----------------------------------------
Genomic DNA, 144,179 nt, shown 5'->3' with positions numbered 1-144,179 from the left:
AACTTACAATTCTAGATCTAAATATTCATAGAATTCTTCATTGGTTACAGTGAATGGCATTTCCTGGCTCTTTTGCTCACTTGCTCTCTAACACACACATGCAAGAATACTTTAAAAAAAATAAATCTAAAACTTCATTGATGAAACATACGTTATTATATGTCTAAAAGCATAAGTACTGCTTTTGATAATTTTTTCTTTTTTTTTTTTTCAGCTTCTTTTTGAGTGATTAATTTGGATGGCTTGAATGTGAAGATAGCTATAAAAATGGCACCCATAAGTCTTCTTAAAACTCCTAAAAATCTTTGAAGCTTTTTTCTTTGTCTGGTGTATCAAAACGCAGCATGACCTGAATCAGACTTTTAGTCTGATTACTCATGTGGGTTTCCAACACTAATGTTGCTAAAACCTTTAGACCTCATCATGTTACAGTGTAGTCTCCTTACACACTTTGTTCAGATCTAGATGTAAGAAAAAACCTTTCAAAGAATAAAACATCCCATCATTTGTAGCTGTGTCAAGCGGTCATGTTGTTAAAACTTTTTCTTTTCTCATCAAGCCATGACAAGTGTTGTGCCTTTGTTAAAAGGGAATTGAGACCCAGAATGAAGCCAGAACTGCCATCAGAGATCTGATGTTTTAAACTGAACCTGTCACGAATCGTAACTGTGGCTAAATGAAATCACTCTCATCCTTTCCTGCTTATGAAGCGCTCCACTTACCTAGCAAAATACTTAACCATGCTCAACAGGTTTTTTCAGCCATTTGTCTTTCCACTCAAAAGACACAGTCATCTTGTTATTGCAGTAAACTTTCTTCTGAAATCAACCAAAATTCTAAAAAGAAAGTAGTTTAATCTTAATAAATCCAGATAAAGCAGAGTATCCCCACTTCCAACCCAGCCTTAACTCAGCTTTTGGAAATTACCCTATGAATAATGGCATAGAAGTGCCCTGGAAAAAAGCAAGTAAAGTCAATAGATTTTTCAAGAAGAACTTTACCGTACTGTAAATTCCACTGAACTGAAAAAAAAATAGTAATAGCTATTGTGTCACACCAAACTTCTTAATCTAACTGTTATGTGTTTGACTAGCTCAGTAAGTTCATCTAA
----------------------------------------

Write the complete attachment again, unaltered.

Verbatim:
Genomic DNA, 144,179 nt, shown 5'->3' with positions numbered 1-144,179 from the left:
AACTTACAATTCTAGATCTAAATATTCATAGAATTCTTCATTGGTTACAGTGAATGGCATTTCCTGGCTCTTTTGCTCACTTGCTCTCTAACACACACATGCAAGAATACTTTAAAAAAAATAAATCTAAAACTTCATTGATGAAACATACGTTATTATATGTCTAAAAGCATAAGTACTGCTTTTGATAATTTTTTCTTTTTTTTTTTTTCAGCTTCTTTTTGAGTGATTAATTTGGATGGCTTGAATGTGAAGATAGCTATAAAAATGGCACCCATAAGTCTTCTTAAAACTCCTAAAAATCTTTGAAGCTTTTTTCTTTGTCTGGTGTATCAAAACGCAGCATGACCTGAATCAGACTTTTAGTCTGATTACTCATGTGGGTTTCCAACACTAATGTTGCTAAAACCTTTAGACCTCATCATGTTACAGTGTAGTCTCCTTACACACTTTGTTCAGATCTAGATGTAAGAAAAAACCTTTCAAAGAATAAAACATCCCATCATTTGTAGCTGTGTCAAGCGGTCATGTTGTTAAAACTTTTTCTTTTCTCATCAAGCCATGACAAGTGTTGTGCCTTTGTTAAAAGGGAATTGAGACCCAGAATGAAGCCAGAACTGCCATCAGAGATCTGATGTTTTAAACTGAACCTGTCACGAATCGTAACTGTGGCTAAATGAAATCACTCTCATCCTTTCCTGCTTATGAAGCGCTCCACTTACCTAGCAAAATACTTAACCATGCTCAACAGGTTTTTTCAGCCATTTGTCTTTCCACTCAAAAGACACAGTCATCTTGTTATTGCAGTAAACTTTCTTCTGAAATCAACCAAAATTCTAAAAAGAAAGTAGTTTAATCTTAATAAATCCAGATAAAGCAGAGTATCCCCACTTCCAACCCAGCCTTAACTCAGCTTTTGGAAATTACCCTATGAATAATGGCATAGAAGTGCCCTGGAAAAAAGCAAGTAAAGTCAATAGATTTTTCAAGAAGAACTTTACCGTACTGTAAATTCCACTGAACTGAAAAAAAAATAGTAATAGCTATTGTGTCACACCAAACTTCTTAATCTAACTGTTATGTGTTTGACTAGCTCAGTAAGTTCATCTAA